Starring: Kurt Russell, Richard Jenkins, Patrick Wilson
Director: S. Craig Zahler
Running Time: 132 mins
Bone Tomahawk is an American film about four men who set out on a mission to rescue the people who were kidnapped by cannibalistic cave dwellers in the Wild West.
This really is a strange film. Although it has the outward appearance of a western, it’s a unique blending of genres that comes together to make a very different, unnerving and often shocking watch. On top of that, the lead performances suit the film’s tense atmosphere very well, and roll with all of the more outlandish twists throughout. However, as original as the film is at times, it really struggles to keep itself going in some of the slowest and dullest parts of a generally very slow-moving film, making watching it over the course of 132 minutes a real bit of a drag.
Let’s start off with what’s by far the most memorable thing about Bone Tomahawk, how it brings other modern genres and ideas into the classic western setting. The plot is fairly simple at first glance, four men must traverse difficult terrain and face terrifying savages in order to bring back captives. However, as you watch the film unfold, you see that it’s at times just as much of a horror movie, and even a sci-fi, as it is a normal western.
While the cowboys and the Wild West setting hark back to the old days, the savages that they come up against are far more brutal, terrifying and seemingly out-of-this-world than anything you’d see in classic Hollywood westerns. I won’t reveal too much about them, because they’re quite something to see, but the way in which they act takes typical savage behaviour and adds to it a level of almost alien nature, which I found particularly unsettling throughout.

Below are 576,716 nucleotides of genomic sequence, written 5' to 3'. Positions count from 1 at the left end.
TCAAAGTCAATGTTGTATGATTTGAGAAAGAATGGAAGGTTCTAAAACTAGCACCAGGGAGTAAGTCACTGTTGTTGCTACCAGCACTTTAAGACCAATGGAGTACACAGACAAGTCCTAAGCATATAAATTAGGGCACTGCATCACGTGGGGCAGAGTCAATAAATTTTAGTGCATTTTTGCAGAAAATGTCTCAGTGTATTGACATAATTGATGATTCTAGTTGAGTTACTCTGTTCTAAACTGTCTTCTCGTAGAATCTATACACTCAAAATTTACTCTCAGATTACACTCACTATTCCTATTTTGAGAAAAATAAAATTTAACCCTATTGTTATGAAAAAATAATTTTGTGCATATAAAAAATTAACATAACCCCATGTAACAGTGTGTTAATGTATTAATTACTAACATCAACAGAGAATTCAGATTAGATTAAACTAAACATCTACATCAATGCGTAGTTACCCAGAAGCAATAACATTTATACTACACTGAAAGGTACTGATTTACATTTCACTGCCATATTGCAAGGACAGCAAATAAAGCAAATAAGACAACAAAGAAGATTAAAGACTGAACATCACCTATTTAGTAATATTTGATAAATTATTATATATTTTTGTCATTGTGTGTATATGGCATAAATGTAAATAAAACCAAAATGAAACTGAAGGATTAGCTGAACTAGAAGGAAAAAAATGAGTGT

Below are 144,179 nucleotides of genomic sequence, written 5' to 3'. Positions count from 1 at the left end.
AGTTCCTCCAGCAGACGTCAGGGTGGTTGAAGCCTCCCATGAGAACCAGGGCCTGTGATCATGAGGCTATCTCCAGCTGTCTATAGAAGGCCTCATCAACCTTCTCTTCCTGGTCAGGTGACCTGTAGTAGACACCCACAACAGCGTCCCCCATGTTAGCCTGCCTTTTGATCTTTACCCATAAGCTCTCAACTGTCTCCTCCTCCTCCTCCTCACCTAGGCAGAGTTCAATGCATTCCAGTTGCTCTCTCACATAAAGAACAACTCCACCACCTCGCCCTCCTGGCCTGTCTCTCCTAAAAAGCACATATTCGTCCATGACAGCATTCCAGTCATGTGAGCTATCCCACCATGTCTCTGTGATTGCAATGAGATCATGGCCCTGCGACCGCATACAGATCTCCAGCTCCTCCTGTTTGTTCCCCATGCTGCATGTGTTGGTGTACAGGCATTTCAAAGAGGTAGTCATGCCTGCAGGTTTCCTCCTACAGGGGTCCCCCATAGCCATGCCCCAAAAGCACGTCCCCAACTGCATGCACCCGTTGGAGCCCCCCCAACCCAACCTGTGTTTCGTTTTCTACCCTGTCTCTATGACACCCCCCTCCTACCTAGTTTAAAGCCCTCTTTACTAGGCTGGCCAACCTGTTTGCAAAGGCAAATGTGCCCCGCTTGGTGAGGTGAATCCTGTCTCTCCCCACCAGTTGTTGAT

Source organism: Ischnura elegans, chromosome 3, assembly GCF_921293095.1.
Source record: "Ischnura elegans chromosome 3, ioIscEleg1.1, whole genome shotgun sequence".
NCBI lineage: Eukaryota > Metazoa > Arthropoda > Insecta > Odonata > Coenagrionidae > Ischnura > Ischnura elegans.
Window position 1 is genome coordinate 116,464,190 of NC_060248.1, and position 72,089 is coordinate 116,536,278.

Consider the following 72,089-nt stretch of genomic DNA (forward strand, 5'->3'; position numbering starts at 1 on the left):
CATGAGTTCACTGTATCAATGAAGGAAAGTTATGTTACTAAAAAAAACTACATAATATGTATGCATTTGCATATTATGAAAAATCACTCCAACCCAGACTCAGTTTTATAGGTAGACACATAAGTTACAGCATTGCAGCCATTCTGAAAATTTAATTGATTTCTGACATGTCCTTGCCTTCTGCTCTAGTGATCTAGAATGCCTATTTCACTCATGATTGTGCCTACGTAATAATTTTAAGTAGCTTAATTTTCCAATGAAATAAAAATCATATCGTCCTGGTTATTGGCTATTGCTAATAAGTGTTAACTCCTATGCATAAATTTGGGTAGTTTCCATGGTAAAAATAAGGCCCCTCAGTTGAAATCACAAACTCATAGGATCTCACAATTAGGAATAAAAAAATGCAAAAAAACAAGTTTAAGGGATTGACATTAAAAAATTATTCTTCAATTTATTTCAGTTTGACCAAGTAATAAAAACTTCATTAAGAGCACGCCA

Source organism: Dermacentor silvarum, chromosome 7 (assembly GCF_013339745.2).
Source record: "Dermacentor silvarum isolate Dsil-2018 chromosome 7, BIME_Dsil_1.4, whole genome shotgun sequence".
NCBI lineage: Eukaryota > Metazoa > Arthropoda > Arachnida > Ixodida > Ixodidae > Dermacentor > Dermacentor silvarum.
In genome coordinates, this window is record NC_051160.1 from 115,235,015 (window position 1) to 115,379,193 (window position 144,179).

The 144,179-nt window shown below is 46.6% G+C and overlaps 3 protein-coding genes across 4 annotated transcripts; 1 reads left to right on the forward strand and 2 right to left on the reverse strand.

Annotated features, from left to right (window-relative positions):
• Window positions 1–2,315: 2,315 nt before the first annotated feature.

That’s a major theme of the movie throughout, as it unnerves you from the very opening scene. Although I can’t say that the slow-moving nature of the story had me particularly riveted by the characters, I was consistently unsettled and simply weirded out by the tense atmosphere surrounding every moment of the film.
The tension can undoubtedly come to thank the slow pacing and lack of dialogue for its strength. However, that unique combination of the unsettling vibes of a horror movie with the bleak and desolate portrayal of the Wild West, with very dark cinematography and replacing the classic yellow sand with dull white, and intensifying the grey features of the landscape, completely the opposite to the portrayals we all know and love, really comes to strengthen the film’s atmosphere, something I was impressed by all the way through.
Another plus comes in the form of the performances. Again, the characters here definitely aren’t all that engrossing, but I liked to see that Kurt Russell, Richard Jenkins, Patrick Wilson and Matthew Fox all fully embraced the film’s unique and out-there elements. There are times in these sorts of films when actors’ individual styles becomes completely incompatible with a film’s more outlandish ideas, but the leads here all take a step into the unknown and manage to bring their characters’ reactions and feelings towards the horror they begin to witness and experience to life very well.
When it comes to the story, I have to say that everything’s far too slow and drawn-out. Atmospherically, the pacing is fully appropriate, but I didn’t feel that there was enough depth for the film to really hold my intrigue all the way through, even if the tension did. It takes a turn about halfway through, and changes from a more typical but unsettling western to something really, really different. I liked the change of atmospheres in the middle, and was captivated by unprecedented ideas in the story, however even the film’s second half wasn’t quite compact or immediately riveting enough to grab me in the way I wanted, leaving me fairly bored for long stretches.
Overall, Bone Tomahawk is a very different and often very strange film. Yes, it’s a western, but it’s a far more unsettling, dark and often gruesome take on the genre, bringing a disturbing 21st Century element to the movie. Its story isn’t the greatest, and can leave you bored over the course of its overlong runtime, however with good lead performances that help to make the film’s more outlandish ideas more convincing, the film is ultimately one that might be worth the watch, which is why I’m giving it a 7.0.